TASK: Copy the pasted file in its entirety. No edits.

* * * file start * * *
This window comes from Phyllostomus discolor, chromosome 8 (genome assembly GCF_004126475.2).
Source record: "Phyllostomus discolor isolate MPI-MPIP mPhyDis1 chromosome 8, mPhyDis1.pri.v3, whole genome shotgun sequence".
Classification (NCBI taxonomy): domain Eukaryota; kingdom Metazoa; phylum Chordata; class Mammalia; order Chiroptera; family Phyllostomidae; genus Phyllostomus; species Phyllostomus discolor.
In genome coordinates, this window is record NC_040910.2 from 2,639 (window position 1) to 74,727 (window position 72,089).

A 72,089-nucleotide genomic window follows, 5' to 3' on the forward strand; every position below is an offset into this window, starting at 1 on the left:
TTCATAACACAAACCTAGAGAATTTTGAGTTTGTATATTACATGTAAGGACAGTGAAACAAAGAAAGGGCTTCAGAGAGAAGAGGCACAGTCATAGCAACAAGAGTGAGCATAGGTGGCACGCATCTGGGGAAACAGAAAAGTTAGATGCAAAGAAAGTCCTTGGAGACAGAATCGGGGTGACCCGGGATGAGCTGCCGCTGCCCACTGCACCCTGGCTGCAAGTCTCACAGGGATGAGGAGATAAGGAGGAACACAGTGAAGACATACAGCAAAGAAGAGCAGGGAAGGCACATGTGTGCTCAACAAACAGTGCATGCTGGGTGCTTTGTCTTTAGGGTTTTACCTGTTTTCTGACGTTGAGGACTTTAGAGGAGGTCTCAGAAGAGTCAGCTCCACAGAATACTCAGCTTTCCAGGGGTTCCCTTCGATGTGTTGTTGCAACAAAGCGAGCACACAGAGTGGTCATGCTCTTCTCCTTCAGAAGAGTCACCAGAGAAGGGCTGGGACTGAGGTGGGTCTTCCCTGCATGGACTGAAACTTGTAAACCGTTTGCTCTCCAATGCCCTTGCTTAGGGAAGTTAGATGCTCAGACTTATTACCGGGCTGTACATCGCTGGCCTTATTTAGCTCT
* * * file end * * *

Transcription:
This window comes from Phyllostomus discolor, chromosome 8 (genome assembly GCF_004126475.2).
Source record: "Phyllostomus discolor isolate MPI-MPIP mPhyDis1 chromosome 8, mPhyDis1.pri.v3, whole genome shotgun sequence".
Classification (NCBI taxonomy): domain Eukaryota; kingdom Metazoa; phylum Chordata; class Mammalia; order Chiroptera; family Phyllostomidae; genus Phyllostomus; species Phyllostomus discolor.
In genome coordinates, this window is record NC_040910.2 from 2,639 (window position 1) to 74,727 (window position 72,089).

A 72,089-nucleotide genomic window follows, 5' to 3' on the forward strand; every position below is an offset into this window, starting at 1 on the left:
TTCATAACACAAACCTAGAGAATTTTGAGTTTGTATATTACATGTAAGGACAGTGAAACAAAGAAAGGGCTTCAGAGAGAAGAGGCACAGTCATAGCAACAAGAGTGAGCATAGGTGGCACGCATCTGGGGAAACAGAAAAGTTAGATGCAAAGAAAGTCCTTGGAGACAGAATCGGGGTGACCCGGGATGAGCTGCCGCTGCCCACTGCACCCTGGCTGCAAGTCTCACAGGGATGAGGAGATAAGGAGGAACACAGTGAAGACATACAGCAAAGAAGAGCAGGGAAGGCACATGTGTGCTCAACAAACAGTGCATGCTGGGTGCTTTGTCTTTAGGGTTTTACCTGTTTTCTGACGTTGAGGACTTTAGAGGAGGTCTCAGAAGAGTCAGCTCCACAGAATACTCAGCTTTCCAGGGGTTCCCTTCGATGTGTTGTTGCAACAAAGCGAGCACACAGAGTGGTCATGCTCTTCTCCTTCAGAAGAGTCACCAGAGAAGGGCTGGGACTGAGGTGGGTCTTCCCTGCATGGACTGAAACTTGTAAACCGTTTGCTCTCCAATGCCCTTGCTTAGGGAAGTTAGATGCTCAGACTTATTACCGGGCTGTACATCGCTGGCCTTATTTAGCTCT